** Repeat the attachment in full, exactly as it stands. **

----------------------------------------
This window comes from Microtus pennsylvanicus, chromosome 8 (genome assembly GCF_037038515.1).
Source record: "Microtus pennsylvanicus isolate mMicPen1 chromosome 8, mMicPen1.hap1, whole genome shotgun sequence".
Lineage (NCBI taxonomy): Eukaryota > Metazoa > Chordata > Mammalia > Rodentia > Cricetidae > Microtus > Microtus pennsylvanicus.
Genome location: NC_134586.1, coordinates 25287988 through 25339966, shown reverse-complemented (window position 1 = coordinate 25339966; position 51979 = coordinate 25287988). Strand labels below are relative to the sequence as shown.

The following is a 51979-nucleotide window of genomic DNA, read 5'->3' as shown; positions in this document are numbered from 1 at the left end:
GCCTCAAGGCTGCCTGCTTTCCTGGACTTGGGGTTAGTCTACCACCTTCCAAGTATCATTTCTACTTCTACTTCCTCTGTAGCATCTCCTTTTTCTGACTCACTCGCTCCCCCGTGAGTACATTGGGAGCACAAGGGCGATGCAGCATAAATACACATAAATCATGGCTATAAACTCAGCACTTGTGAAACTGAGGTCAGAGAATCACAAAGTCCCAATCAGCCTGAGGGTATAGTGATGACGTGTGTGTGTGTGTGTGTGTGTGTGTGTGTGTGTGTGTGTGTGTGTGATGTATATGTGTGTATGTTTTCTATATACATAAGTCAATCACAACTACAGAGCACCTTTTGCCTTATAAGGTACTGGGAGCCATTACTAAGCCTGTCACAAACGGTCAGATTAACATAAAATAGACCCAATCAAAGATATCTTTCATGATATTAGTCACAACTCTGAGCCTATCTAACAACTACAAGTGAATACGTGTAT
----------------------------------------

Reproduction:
This window comes from Microtus pennsylvanicus, chromosome 8 (genome assembly GCF_037038515.1).
Source record: "Microtus pennsylvanicus isolate mMicPen1 chromosome 8, mMicPen1.hap1, whole genome shotgun sequence".
Lineage (NCBI taxonomy): Eukaryota > Metazoa > Chordata > Mammalia > Rodentia > Cricetidae > Microtus > Microtus pennsylvanicus.
Genome location: NC_134586.1, coordinates 25287988 through 25339966, shown reverse-complemented (window position 1 = coordinate 25339966; position 51979 = coordinate 25287988). Strand labels below are relative to the sequence as shown.

The following is a 51979-nucleotide window of genomic DNA, read 5'->3' as shown; positions in this document are numbered from 1 at the left end:
GCCTCAAGGCTGCCTGCTTTCCTGGACTTGGGGTTAGTCTACCACCTTCCAAGTATCATTTCTACTTCTACTTCCTCTGTAGCATCTCCTTTTTCTGACTCACTCGCTCCCCCGTGAGTACATTGGGAGCACAAGGGCGATGCAGCATAAATACACATAAATCATGGCTATAAACTCAGCACTTGTGAAACTGAGGTCAGAGAATCACAAAGTCCCAATCAGCCTGAGGGTATAGTGATGACGTGTGTGTGTGTGTGTGTGTGTGTGTGTGTGTGTGTGTGTGTGTGTGATGTATATGTGTGTATGTTTTCTATATACATAAGTCAATCACAACTACAGAGCACCTTTTGCCTTATAAGGTACTGGGAGCCATTACTAAGCCTGTCACAAACGGTCAGATTAACATAAAATAGACCCAATCAAAGATATCTTTCATGATATTAGTCACAACTCTGAGCCTATCTAACAACTACAAGTGAATACGTGTAT